From April 2020 if your end user is a large or medium sized company, then it becomes their responsibility to assess whether you have the employment status of a “worker”.  If they determine that you do, then the off-payroll working rules kick in.

Prior to April 2020 it was your responsibility to determine your status, and to deal with the IR35 legislation yourself.

(A medium company is one that meets 2 out of 3 of these criteria:

  • turnover over £10.2m,
  • over 50 employees
  • balance sheet total of over £5.1m)

It is important to note that if your end user is a small company, the changes do not apply to them at all.

If it is a medium/large company then the following will happen:

  • The end client must tell you that they are a large or medium size company
  • The end client must assess your employment status and tell you what they have decided
  • The end client will then deduct PAYE and NI from your invoice if they have concluded the off-payroll working rules apply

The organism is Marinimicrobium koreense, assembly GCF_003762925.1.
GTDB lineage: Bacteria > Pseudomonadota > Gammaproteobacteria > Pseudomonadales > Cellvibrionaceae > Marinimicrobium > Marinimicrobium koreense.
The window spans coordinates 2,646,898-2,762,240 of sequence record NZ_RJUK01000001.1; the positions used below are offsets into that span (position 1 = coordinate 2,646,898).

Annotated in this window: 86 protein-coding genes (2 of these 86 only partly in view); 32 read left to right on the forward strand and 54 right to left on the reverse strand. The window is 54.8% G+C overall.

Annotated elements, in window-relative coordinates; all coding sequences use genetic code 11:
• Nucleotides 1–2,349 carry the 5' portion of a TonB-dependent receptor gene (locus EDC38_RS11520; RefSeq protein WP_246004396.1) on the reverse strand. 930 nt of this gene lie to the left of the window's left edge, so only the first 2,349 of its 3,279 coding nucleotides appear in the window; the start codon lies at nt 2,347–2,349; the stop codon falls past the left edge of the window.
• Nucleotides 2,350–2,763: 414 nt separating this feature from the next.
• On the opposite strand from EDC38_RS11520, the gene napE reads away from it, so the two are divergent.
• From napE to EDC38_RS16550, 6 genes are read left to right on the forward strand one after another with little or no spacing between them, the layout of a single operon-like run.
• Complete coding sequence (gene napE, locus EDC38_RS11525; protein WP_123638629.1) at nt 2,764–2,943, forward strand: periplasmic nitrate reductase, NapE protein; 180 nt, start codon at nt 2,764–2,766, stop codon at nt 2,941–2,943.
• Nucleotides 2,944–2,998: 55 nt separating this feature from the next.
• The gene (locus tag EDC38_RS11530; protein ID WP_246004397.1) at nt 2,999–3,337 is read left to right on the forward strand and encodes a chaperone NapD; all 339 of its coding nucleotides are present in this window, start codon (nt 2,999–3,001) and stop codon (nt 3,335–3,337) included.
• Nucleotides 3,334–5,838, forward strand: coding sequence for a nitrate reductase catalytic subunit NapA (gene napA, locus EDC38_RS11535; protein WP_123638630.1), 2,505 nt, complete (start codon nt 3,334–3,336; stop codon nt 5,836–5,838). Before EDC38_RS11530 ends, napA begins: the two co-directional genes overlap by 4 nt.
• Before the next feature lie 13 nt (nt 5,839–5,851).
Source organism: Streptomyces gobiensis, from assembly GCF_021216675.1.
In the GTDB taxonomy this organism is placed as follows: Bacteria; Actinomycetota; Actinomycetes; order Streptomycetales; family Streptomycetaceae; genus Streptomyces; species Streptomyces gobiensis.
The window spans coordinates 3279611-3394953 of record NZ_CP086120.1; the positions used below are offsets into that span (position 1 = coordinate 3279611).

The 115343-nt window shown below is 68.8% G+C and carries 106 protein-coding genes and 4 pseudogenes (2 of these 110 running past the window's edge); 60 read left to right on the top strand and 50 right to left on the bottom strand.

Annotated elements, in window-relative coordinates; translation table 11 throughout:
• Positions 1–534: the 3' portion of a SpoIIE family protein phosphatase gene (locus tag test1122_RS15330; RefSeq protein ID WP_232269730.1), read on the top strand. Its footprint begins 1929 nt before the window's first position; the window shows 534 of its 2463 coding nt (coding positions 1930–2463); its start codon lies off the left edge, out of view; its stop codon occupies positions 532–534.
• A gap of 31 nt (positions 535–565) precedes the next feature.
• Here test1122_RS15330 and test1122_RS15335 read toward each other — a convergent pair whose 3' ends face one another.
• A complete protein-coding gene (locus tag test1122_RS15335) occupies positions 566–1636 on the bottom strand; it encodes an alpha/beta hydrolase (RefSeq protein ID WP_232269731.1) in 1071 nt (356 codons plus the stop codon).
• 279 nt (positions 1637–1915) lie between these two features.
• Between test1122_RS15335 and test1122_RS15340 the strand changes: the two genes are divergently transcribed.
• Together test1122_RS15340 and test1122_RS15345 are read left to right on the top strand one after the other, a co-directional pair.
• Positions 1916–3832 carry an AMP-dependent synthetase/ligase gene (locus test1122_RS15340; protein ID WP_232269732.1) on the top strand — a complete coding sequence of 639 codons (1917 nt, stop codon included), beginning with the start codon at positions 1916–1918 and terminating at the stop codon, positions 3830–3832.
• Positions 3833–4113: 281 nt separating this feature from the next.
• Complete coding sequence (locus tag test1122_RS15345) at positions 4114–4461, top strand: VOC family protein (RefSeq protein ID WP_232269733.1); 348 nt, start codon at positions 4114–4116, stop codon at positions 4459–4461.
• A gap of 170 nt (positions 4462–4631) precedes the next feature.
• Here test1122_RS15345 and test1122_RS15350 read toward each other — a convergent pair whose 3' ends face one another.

How will they assess my employment status?

The end client should start by using HMRC’s Check Employment Status Tool “CEST” which will give an assessment at the end of the questions.

It asks a number of questions about your working arrangements, such as “could you send a substitute to perform the task” and “does the end client have the right to determine your working hours”

If the questions are answered accurately and honestly, HMRC will accept the results of this test.

Once they have determined your status, they need to inform you of their decision by providing you with a Status Determination Statement.  If you disagree, you can challenge the result, and they will need to come back to you within 45 days.

What is likely to happen?